Visiting “New Jerusalem” of Lalibela in Ethiopia
Wow. Breathtaking. Mesmerizing. Awe-inspiring. Words cannot do justice to Lalibela so please, please, please if you ever have the chance to visit just go!
A miraculous feat of engineering, this incredible complex of churches is a testament to mankind’s ingenuity and if it weren’t in Ethiopia it would undoubtedly be up there with the Colosseum, the Great Pyramid of Giza and other such iconic achievements of man.
Set around 2500 metres above sea level, Lalibela is a small town that is home to eleven monolithic churches that have somehow been hewn down into the rock of the mountains.
Is Lalibela a 7 Wonder of the World?
Lalibela, designated as a World Heritage Site, is often regarded as the eighth wonder of the world due to its remarkable ancient stone churches meticulously carved from single volcanic rock formations. Crafted under the directive of King Lalibela, these 11 churches were meticulously constructed over a span of 23 years during the 12th century.
While debate still surrounds when exactly the churches were carved out of the rock, it is generally accepted that they were built after the Muslim conquest of Jerusalem in 1187 that cut Christians off from the holy city. King Lalibela, therefore, decided to build a ‘New Jerusalem’ hidden away in the highlands of Ethiopia.
The 12-13th-century churches are spectacular in their design and it really is an incredible experience to visit this holy site. There are four groupings of churches and they are all connected by tunnels and hidden passages that weave their way through the rock. What is amazing is that you can be standing on the mountainside and not realise that a massive monolithic church lies just ten metres in front of you.
Symbolism is everywhere and at one point you have to crouch through a long pitch-black tunnel which symbolises the journey to hell. Later on there is a light, airy passage that is the journey to heaven and the Jordan River has been carved through the middle of the complex; drawing inspiration from the Jordan River in the real Jerusalem.
Still in use today, Orthodox Christians visit the churches daily and throughout the year there are numerous festivals when pilgrims descend en masse upon Lalibela. An amazing feat of engineering, the ancient Ethiopians somehow managed to figure out a way for each church to have access to fresh water and you’ll see little wells dotted about here and there.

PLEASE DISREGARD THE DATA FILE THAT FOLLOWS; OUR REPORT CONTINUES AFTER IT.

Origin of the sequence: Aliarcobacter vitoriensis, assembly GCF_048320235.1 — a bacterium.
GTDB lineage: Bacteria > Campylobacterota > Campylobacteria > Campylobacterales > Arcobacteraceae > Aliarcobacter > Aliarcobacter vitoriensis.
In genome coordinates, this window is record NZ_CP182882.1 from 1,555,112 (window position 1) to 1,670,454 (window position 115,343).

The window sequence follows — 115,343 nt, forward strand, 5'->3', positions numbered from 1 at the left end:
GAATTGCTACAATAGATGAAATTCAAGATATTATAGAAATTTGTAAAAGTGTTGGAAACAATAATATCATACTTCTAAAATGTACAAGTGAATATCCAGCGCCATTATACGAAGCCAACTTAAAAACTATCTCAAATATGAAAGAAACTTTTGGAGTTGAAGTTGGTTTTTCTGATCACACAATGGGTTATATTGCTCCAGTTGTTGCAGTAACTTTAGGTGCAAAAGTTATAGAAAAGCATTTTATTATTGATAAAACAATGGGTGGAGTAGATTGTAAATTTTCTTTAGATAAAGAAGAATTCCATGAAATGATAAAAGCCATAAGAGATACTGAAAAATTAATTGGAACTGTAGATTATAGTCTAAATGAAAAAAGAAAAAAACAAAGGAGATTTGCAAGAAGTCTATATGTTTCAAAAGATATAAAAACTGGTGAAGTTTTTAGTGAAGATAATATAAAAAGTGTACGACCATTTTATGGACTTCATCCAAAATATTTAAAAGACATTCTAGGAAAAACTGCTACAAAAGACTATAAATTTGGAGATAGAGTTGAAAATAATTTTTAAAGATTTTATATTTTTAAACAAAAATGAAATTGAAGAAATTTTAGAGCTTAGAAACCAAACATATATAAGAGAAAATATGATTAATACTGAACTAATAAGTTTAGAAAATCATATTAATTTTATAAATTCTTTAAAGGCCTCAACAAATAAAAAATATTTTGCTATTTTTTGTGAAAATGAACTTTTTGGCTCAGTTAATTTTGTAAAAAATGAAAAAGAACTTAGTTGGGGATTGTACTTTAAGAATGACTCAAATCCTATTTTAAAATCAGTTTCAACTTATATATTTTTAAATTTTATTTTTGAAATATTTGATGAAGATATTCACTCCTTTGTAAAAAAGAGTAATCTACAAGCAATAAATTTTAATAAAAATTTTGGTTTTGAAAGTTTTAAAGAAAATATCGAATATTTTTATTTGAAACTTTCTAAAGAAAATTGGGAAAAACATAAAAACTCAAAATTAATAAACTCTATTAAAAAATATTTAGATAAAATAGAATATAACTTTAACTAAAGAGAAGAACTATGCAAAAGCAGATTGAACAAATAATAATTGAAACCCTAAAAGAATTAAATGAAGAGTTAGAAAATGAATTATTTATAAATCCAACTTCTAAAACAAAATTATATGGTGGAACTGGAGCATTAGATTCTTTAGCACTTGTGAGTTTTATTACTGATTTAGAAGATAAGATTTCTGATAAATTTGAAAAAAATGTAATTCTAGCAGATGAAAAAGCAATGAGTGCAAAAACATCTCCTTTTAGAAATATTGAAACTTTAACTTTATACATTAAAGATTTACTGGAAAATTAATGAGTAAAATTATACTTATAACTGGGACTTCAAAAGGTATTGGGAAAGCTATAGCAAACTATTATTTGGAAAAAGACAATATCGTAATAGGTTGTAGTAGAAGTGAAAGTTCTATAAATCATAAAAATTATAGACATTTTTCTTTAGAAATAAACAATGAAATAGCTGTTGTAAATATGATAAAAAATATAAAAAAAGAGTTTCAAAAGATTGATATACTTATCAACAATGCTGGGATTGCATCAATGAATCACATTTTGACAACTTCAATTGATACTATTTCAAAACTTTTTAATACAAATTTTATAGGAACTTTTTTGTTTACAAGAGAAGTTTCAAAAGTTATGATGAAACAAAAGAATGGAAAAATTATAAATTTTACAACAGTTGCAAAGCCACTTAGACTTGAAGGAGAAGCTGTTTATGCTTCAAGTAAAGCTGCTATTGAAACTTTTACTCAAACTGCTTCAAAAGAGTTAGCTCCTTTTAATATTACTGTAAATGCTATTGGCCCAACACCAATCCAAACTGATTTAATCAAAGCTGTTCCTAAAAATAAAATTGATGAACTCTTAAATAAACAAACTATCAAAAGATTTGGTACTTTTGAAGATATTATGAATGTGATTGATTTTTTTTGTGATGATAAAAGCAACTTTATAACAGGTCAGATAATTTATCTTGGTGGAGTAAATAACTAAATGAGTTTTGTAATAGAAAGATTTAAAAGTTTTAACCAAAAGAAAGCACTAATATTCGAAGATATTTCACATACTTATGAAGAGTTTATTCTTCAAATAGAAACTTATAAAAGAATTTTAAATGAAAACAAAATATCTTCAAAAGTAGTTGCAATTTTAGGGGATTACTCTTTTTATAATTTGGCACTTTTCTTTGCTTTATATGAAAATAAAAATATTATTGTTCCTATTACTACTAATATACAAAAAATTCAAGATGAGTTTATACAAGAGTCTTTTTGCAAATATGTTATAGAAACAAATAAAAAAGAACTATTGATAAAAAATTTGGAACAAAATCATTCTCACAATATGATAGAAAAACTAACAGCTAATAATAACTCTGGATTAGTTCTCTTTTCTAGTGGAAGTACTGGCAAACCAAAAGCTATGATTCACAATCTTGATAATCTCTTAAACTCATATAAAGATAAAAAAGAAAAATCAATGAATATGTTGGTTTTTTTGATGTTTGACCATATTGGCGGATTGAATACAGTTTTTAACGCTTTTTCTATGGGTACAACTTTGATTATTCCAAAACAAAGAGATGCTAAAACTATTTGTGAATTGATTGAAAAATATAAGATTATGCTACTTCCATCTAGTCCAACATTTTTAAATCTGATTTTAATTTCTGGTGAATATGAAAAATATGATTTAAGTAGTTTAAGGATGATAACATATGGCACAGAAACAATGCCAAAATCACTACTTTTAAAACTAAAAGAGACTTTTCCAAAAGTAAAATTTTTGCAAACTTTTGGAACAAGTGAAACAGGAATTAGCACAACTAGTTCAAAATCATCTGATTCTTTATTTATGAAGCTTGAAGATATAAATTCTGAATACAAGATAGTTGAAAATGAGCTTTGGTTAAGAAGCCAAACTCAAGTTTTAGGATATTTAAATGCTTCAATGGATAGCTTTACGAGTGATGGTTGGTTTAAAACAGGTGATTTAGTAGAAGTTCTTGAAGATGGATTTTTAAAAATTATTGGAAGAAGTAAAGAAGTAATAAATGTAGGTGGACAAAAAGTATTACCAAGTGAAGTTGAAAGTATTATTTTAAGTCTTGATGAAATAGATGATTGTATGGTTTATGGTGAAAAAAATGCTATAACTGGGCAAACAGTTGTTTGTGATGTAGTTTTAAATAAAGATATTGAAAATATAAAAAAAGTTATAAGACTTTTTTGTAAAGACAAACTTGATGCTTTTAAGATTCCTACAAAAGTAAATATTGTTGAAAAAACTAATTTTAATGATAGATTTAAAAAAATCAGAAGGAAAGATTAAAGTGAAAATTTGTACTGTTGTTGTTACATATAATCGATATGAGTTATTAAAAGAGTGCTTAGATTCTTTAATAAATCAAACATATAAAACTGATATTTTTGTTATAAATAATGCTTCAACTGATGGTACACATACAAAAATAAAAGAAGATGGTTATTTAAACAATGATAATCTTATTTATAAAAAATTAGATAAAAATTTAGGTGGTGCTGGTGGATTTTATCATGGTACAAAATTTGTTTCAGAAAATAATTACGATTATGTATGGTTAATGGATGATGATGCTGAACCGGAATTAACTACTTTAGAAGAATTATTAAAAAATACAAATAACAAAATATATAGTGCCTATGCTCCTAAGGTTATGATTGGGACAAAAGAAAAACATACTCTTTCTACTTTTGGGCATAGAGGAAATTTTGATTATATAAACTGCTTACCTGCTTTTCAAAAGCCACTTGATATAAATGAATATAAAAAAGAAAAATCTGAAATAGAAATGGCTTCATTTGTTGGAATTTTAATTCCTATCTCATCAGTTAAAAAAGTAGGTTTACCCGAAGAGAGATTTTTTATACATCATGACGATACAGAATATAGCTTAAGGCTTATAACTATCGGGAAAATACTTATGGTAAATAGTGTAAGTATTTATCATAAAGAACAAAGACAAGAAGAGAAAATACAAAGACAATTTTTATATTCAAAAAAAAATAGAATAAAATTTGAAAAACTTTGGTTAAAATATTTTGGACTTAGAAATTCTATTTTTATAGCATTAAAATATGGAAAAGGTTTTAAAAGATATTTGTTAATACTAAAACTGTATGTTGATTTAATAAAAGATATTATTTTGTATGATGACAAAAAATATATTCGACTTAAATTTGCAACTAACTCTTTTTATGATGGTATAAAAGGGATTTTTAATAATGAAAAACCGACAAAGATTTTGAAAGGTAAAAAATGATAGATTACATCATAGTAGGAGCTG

For visiting the churches you definitely want to get a guide as there are so many hidden parts to the churches and you don’t want to miss out on the passageways that are tucked away in various corners which really make the whole experience.
In remarkably good repair, some of the churches do have protective awnings above them as the authorities look to prevent them from getting damaged though, on the whole, they are very much intact. The best preserved of them is the stunning Biete Giyorgis or the Church of Saint George and is many visitors’ favourite amongst the churches.
Many people don’t want to leave such is their splendour and luckily the ticket allows you to go back and continue exploring the complex for the next few days.
Heavenly. Divine. You won’t regret visiting the New Jerusalem!
SEE – Photos & Videos
GO – Getting There
From Addis Ababa, there are daily flights to Lalibela which is quite impressive considering the small size of the town. There is also a bus that weaves its way through the highlands of Ethiopia and while this is a much cheaper option; it could very well take you two whole days to get here and the bumpy ride is quite uncomfortable.
The flight only takes an hour and you’ll fly above some stunning scenery although it costs upwards of $200.
From the airport outside of the town, you can either get a taxi or a minibus with other people to Lalibela. The price of the minibus is around 100 Birr so around 3-4 dollars.
Hidden away in the rock, you’ll inevitably stumble upon the churches at some point as life in the town revolves around them.
Do – Activities & Attractions
While you’re going to want to spend as much time as possible wandering around the marvellous churches, there are some other nice places in the surrounding countryside for you to visit.
Lalibela is a very small town and it is nice enough to wander around though people often come up and ask you for money. There are numerous small cafes and bars for you to relax at and table foosball is very popular here if you want to play some of the Ethiopians that you’ll inevitably end up befriending.
In the nearby mountains, there are some fantastic treks and you can generally organise them in Lalibela. The scenery in this mountainous part of Ethiopia is stunning so they are a great thing to do if you have the time.